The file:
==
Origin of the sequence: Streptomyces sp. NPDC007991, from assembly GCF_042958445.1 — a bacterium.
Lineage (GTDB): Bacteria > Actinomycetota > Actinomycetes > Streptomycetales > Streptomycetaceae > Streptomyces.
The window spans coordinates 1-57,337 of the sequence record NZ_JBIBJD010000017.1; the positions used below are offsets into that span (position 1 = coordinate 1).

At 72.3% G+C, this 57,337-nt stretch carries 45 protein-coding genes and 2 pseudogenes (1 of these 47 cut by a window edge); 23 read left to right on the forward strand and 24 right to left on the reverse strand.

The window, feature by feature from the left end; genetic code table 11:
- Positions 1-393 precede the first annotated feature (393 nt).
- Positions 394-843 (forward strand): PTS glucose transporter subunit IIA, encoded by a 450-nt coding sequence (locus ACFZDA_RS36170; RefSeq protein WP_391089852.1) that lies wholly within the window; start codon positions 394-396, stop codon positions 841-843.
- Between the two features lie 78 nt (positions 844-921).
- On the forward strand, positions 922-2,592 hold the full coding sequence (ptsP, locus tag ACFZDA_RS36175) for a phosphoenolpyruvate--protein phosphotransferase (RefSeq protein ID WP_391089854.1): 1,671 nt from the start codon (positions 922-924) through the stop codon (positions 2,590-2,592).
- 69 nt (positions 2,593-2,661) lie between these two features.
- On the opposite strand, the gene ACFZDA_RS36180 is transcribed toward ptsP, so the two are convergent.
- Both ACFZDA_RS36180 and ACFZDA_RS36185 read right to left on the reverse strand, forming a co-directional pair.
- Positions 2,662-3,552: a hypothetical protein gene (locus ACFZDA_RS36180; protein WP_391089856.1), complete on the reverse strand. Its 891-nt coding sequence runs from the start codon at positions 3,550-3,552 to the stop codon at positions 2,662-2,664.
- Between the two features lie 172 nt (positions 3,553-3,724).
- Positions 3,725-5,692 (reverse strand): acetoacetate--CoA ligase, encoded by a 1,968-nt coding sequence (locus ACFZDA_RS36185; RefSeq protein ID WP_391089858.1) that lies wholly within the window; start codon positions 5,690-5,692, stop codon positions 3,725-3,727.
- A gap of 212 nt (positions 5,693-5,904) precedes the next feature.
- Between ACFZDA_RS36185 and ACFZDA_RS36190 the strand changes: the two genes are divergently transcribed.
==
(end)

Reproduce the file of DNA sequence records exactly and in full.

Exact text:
Origin of the sequence: Streptomyces sp. NPDC007991, from assembly GCF_042958445.1 — a bacterium.
Lineage (GTDB): Bacteria > Actinomycetota > Actinomycetes > Streptomycetales > Streptomycetaceae > Streptomyces.
The window spans coordinates 1-57,337 of the sequence record NZ_JBIBJD010000017.1; the positions used below are offsets into that span (position 1 = coordinate 1).

At 72.3% G+C, this 57,337-nt stretch carries 45 protein-coding genes and 2 pseudogenes (1 of these 47 cut by a window edge); 23 read left to right on the forward strand and 24 right to left on the reverse strand.

The window, feature by feature from the left end; genetic code table 11:
- Positions 1-393 precede the first annotated feature (393 nt).
- Positions 394-843 (forward strand): PTS glucose transporter subunit IIA, encoded by a 450-nt coding sequence (locus ACFZDA_RS36170; RefSeq protein WP_391089852.1) that lies wholly within the window; start codon positions 394-396, stop codon positions 841-843.
- Between the two features lie 78 nt (positions 844-921).
- On the forward strand, positions 922-2,592 hold the full coding sequence (ptsP, locus tag ACFZDA_RS36175) for a phosphoenolpyruvate--protein phosphotransferase (RefSeq protein ID WP_391089854.1): 1,671 nt from the start codon (positions 922-924) through the stop codon (positions 2,590-2,592).
- 69 nt (positions 2,593-2,661) lie between these two features.
- On the opposite strand, the gene ACFZDA_RS36180 is transcribed toward ptsP, so the two are convergent.
- Both ACFZDA_RS36180 and ACFZDA_RS36185 read right to left on the reverse strand, forming a co-directional pair.
- Positions 2,662-3,552: a hypothetical protein gene (locus ACFZDA_RS36180; protein WP_391089856.1), complete on the reverse strand. Its 891-nt coding sequence runs from the start codon at positions 3,550-3,552 to the stop codon at positions 2,662-2,664.
- Between the two features lie 172 nt (positions 3,553-3,724).
- Positions 3,725-5,692 (reverse strand): acetoacetate--CoA ligase, encoded by a 1,968-nt coding sequence (locus ACFZDA_RS36185; RefSeq protein ID WP_391089858.1) that lies wholly within the window; start codon positions 5,690-5,692, stop codon positions 3,725-3,727.
- A gap of 212 nt (positions 5,693-5,904) precedes the next feature.
- Between ACFZDA_RS36185 and ACFZDA_RS36190 the strand changes: the two genes are divergently transcribed.